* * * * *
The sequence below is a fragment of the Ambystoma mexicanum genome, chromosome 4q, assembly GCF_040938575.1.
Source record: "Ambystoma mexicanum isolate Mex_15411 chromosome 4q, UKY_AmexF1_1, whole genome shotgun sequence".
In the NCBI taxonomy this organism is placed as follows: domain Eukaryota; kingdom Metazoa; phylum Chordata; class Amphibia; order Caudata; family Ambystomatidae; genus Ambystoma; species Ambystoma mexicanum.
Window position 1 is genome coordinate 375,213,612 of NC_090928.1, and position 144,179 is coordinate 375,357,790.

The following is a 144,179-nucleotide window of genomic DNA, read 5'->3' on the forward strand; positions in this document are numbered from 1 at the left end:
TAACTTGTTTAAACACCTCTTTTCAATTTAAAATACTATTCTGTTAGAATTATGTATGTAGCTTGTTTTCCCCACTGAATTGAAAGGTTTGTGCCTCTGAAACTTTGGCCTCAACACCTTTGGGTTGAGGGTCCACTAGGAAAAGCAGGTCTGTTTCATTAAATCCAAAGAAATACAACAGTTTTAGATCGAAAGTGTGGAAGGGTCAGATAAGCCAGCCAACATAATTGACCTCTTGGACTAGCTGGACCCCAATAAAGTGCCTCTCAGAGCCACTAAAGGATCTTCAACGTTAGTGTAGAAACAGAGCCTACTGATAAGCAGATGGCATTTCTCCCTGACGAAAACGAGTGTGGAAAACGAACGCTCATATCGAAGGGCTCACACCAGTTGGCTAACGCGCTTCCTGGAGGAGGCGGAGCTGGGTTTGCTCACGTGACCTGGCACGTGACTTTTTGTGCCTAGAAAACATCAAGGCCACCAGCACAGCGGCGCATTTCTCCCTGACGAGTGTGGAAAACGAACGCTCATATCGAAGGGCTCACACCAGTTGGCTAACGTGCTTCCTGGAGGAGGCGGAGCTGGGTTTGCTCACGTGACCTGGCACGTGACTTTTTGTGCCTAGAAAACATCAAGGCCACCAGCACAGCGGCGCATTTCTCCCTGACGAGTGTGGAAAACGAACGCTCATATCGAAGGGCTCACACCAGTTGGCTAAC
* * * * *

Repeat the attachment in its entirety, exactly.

The sequence below is a fragment of the Ambystoma mexicanum genome, chromosome 4q, assembly GCF_040938575.1.
Source record: "Ambystoma mexicanum isolate Mex_15411 chromosome 4q, UKY_AmexF1_1, whole genome shotgun sequence".
In the NCBI taxonomy this organism is placed as follows: domain Eukaryota; kingdom Metazoa; phylum Chordata; class Amphibia; order Caudata; family Ambystomatidae; genus Ambystoma; species Ambystoma mexicanum.
Window position 1 is genome coordinate 375,213,612 of NC_090928.1, and position 144,179 is coordinate 375,357,790.

The following is a 144,179-nucleotide window of genomic DNA, read 5'->3' on the forward strand; positions in this document are numbered from 1 at the left end:
TAACTTGTTTAAACACCTCTTTTCAATTTAAAATACTATTCTGTTAGAATTATGTATGTAGCTTGTTTTCCCCACTGAATTGAAAGGTTTGTGCCTCTGAAACTTTGGCCTCAACACCTTTGGGTTGAGGGTCCACTAGGAAAAGCAGGTCTGTTTCATTAAATCCAAAGAAATACAACAGTTTTAGATCGAAAGTGTGGAAGGGTCAGATAAGCCAGCCAACATAATTGACCTCTTGGACTAGCTGGACCCCAATAAAGTGCCTCTCAGAGCCACTAAAGGATCTTCAACGTTAGTGTAGAAACAGAGCCTACTGATAAGCAGATGGCATTTCTCCCTGACGAAAACGAGTGTGGAAAACGAACGCTCATATCGAAGGGCTCACACCAGTTGGCTAACGCGCTTCCTGGAGGAGGCGGAGCTGGGTTTGCTCACGTGACCTGGCACGTGACTTTTTGTGCCTAGAAAACATCAAGGCCACCAGCACAGCGGCGCATTTCTCCCTGACGAGTGTGGAAAACGAACGCTCATATCGAAGGGCTCACACCAGTTGGCTAACGTGCTTCCTGGAGGAGGCGGAGCTGGGTTTGCTCACGTGACCTGGCACGTGACTTTTTGTGCCTAGAAAACATCAAGGCCACCAGCACAGCGGCGCATTTCTCCCTGACGAGTGTGGAAAACGAACGCTCATATCGAAGGGCTCACACCAGTTGGCTAAC